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Congenit Heart Dis. 2015 Jan-Feb;10(1):E1-5. doi: 10.1111/chd.12184. Epub 2014 Apr 16.

The effect of angiotensin-converting enzyme inhibitors on the rate of ascending aorta dilation in patients with bicuspid aortic valve.

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Northwestern University Feinberg School of Medicine, Chicago, Ill, USA.



Bicuspid aortic valve (BAV), the most common congenital heart defect, is associated with progressive aortic dilation and increased risk of dissection and rupture. The use of an angiotensin-converting enzyme (ACE) inhibitor has recently proven effective in slowing the rate of aortic dilation in other aortopathies, suggesting it may also be useful in managing BAV. We sought to determine whether ACE inhibitors effectively reduce the rate of aortic dilation in adolescents and young adults with BAV.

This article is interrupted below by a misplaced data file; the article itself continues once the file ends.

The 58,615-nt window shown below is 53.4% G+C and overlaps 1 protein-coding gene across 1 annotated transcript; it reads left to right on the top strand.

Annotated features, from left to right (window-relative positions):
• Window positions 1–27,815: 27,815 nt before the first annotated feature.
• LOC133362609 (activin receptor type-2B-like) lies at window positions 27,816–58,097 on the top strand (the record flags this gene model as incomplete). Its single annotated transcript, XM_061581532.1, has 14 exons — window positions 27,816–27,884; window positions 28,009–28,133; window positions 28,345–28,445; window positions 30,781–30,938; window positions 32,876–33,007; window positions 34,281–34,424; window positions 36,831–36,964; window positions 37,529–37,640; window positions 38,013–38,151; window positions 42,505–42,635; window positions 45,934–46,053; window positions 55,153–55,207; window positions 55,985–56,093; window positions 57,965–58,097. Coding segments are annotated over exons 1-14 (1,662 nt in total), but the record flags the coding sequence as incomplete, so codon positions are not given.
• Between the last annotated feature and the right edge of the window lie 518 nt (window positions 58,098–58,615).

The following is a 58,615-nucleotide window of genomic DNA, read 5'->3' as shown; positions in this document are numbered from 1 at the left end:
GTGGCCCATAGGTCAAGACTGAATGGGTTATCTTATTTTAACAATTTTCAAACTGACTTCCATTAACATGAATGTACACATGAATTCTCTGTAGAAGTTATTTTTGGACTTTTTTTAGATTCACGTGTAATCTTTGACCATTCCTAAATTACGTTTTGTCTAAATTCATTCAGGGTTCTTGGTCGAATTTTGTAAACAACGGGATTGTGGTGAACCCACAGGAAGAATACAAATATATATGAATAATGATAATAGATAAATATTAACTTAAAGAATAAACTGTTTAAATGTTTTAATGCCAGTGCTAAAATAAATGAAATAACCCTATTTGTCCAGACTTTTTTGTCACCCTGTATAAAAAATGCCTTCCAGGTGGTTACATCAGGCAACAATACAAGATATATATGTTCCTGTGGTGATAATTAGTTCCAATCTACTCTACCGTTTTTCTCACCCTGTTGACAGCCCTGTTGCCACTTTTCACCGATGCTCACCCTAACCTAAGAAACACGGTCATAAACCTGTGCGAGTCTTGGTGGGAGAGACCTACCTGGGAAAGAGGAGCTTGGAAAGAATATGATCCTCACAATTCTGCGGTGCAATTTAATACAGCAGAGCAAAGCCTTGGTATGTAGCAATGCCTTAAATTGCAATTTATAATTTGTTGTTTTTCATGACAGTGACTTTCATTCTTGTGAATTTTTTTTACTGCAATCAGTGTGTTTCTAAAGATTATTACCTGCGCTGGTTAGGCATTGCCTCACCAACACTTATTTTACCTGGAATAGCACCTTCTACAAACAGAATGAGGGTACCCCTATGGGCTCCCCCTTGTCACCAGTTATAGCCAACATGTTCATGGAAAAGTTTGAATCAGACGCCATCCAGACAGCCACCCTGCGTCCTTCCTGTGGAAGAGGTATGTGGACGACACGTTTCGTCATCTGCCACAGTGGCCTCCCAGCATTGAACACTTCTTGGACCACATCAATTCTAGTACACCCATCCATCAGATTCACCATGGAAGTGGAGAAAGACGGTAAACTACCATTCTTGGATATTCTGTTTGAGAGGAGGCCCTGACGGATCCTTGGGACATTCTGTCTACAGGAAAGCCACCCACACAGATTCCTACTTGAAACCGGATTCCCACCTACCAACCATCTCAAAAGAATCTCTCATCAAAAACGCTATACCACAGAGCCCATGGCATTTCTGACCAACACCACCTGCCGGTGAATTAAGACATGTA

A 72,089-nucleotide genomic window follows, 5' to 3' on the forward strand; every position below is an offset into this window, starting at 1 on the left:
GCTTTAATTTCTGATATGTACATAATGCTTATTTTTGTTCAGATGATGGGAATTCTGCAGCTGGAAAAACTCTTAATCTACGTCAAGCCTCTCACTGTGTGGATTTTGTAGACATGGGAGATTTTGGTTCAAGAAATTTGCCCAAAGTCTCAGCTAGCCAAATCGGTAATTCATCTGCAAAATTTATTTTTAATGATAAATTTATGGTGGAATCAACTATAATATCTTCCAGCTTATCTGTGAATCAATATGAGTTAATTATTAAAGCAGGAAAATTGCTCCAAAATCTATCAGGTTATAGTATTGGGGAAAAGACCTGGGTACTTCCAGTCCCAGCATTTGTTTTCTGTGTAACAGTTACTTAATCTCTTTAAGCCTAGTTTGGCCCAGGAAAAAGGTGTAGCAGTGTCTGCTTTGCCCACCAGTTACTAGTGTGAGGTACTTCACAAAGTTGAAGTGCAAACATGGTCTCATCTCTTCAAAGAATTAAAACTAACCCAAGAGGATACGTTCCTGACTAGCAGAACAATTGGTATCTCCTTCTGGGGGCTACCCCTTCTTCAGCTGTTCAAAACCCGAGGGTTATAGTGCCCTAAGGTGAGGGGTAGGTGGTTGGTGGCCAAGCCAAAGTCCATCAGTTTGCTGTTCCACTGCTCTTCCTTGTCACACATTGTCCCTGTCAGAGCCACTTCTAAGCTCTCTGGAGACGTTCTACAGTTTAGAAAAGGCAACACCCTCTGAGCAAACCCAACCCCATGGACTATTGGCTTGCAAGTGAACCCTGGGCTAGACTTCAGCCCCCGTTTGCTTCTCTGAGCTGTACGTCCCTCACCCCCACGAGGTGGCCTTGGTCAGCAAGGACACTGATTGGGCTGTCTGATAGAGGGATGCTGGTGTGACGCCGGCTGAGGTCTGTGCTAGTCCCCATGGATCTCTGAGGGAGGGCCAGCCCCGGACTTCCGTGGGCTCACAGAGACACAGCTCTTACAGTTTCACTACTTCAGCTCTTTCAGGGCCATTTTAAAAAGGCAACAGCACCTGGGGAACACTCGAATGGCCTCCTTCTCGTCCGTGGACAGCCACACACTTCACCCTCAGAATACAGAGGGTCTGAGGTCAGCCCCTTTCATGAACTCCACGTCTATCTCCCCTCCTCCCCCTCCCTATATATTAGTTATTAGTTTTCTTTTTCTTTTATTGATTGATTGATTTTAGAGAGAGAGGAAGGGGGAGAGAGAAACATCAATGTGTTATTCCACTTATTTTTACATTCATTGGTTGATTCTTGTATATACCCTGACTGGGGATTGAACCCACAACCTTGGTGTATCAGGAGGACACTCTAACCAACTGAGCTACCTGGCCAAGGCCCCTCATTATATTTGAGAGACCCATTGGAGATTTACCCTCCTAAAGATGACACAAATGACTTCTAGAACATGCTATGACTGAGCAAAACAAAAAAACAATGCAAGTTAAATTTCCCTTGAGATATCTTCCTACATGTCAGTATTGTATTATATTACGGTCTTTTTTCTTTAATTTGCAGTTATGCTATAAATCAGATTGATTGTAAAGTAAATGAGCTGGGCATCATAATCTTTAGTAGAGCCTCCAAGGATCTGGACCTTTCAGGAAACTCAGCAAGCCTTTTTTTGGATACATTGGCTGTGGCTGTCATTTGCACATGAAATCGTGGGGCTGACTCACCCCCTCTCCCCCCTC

A retrospective cohort study was undertaken. Subjects receiving ACE inhibitor therapy were compared with controls with BAV and matched for the degree of aortic regurgitation. The rate of change in ascending aorta diameter was compared between the two groups.


Among the 141 subjects identified in the patient records, 103 were receiving no medication and 38 were taking ACE inhibitors. Over a mean follow-up of 37 months, the ascending aorta Z-score increased slightly among those receiving ACE inhibitor +4.5 ± 1.6 to +4.7 ± 1.6. The rate of change was no different than those subjects not receiving ACE inhibitors, P = .64.


In an adolescent and young adult population with an isolated BAV, there is no proven benefit to ACE inhibitor use with regard to slowing rate of ascending aortic dilation.


Angiotensin-Converting Enzyme Inhibitors; Aortic Dissection; Bicuspid Aortic Valve

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